Focused on the principles of being effective and giving actionable advice, the Manager Tools podcasts have helped me put my career on track, to be a better manager and I think to be a better person. The principles and lessons of Manager Tools helped to form my own personal belief that if you help individuals be more effective, they will help make a better team. A better team makes for a better project and a better project makes for a better product. Better products will lead to better businesses and I businesses built on these foundations will help lead us to a better world.
Now with over 500 podcasts, years of blog posts, and a huge community forum it can be daunting to know where to start. Fortunately, Manager Tools has this covered. I also have some additional MT podcasts that I highly recommend as critical must listens.
The Manager Tools Trinity:
In true Douglas Adams fashion, the trinity is made up of four components. It really did start out as a trinity at one time. Coaching became part of the mix a few years back and I think these days the people at Manager Tools tend to refer to this as the “basics.” One thing basic about them, is how basic it is to pick them up and start using them. For ease of listening, Manager Tools has bundled around 20 podcasts into a special “Manager Tools Basic” feed. It contains their core starting points, including the Trinity (all four parts).
One on Ones: Two key secrets sauces at play here. 1- Meeting with your directs once a week, like clockwork. If there is a conflict, reschedule. Do everything you can to hold it. 2- The format is ten, ten, ten. The first ten minutes is the direct talking about whatever they want. The second ten is the manager asking questions he wants answers to. The last ten minutes are to future development. Project Managers- You can use O3s as well. It just takes a couple of minor changes to make it a perfect meeting for working with your project team.
The Feedback Model: The Manager Tool’s Feedback is a lot like a one shot agile retrospective. It allows the manager to identify behaviors (good and bad) and provide a response to that behaviors impact. The most powerful part of the Feedback Model is it doesn’t look to correct what has happened. Like a good retrospective, feedback is looking forward to how things can be done better in the future. Encouragement, not punishment. Project Managers- There is a modified version of this that can work with your project team.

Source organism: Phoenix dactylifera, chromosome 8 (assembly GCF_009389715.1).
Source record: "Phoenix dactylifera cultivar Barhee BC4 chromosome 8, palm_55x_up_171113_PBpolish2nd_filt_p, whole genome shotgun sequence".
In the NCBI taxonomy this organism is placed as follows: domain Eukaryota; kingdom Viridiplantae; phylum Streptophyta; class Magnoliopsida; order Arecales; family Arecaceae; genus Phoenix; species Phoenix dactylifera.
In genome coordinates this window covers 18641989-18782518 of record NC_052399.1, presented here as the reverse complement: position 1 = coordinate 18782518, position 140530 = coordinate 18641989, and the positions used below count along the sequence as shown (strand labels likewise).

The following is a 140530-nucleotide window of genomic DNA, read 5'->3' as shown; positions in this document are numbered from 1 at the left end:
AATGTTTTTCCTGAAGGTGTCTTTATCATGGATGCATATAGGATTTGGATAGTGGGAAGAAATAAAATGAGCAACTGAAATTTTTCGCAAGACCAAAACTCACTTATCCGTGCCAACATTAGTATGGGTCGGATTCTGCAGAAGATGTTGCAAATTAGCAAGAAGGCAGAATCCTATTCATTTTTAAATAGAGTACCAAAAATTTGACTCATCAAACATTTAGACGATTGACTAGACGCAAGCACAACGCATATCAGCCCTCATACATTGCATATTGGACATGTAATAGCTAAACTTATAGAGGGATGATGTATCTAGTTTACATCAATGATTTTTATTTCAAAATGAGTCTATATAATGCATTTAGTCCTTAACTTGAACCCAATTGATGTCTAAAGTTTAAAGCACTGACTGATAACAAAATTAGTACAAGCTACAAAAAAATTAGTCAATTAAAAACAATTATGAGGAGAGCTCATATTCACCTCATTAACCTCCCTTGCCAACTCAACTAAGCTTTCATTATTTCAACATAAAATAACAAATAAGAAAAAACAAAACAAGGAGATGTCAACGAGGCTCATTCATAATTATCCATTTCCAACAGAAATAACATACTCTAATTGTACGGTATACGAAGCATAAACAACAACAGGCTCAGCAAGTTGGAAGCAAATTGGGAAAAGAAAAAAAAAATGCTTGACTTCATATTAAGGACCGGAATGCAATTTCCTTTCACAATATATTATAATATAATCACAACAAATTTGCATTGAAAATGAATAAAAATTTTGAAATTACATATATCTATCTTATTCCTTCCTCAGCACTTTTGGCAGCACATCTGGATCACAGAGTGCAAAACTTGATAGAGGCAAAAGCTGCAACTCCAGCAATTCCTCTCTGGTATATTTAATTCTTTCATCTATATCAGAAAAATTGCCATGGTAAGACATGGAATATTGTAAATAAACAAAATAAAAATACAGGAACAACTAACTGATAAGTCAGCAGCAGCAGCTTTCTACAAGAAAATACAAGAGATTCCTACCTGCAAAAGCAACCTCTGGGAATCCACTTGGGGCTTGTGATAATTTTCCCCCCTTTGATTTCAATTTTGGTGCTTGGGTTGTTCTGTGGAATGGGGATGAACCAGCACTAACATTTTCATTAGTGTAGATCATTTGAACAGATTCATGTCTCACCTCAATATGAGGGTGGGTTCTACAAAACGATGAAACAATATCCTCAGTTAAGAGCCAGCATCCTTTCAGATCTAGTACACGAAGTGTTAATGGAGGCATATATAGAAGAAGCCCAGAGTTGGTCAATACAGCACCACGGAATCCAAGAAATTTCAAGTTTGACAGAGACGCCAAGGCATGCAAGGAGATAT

Delegating: We’re terrible at delegating. We don’t do it well. We often delegate the wrong things. We often (very often) don’t let go when we delegate. In short, we end up strung out over a massive string of responsibilities and create all sorts of problems, not the least of which is being a single point of failure. Let us not forget the great Dilbert wisdom of “If you make yourself irreplaceable you will never get promoted.”
Coaching: Yes, that’s right, managers should be coaches to the people on their teams. Mark Hortsman, of Manager Tools, says that one of the greatest signs of a successful manager is that he gets his people promoted. Helping your team grow, learn and prosper is a vital part to being a good manager. And like good coaches, the goal is not to lead or drive them there, it is to make the possibilities possible.
Jump Starting Internal Customer Relationships : This two part podcast is a must listen for anyone joining a new company, new department or new project. This is one of my first go to actions when brought in on a failing project. Few would argue against syncing up with your stakeholders. The Internal Customer Interview process takes this to the next level by giving you a standardized format and set of questions to ask all your stakeholders. Through the repetition of the same questions you create quantitative view of the situation.
The DISC Model in action: DISC is a quadrant based behavioral model. Having used it for several years now I can attest to it being a model that actually works as opposed to being a money maker for “specialists” who come in to “fix” your organization. You can get a full assessment online for about $30. Manager Tools has over thirty podcasts devoted to interacting with people based on the DISC system. Hands down this has been one of the most valuable tools I’ve picked up from Manager-Tools.
In conclusion, this is one series of podcasts that is worth going back to episode one and listening to them all. It didn’t just help my career, it gave it purpose.
Better people, better projects, better world.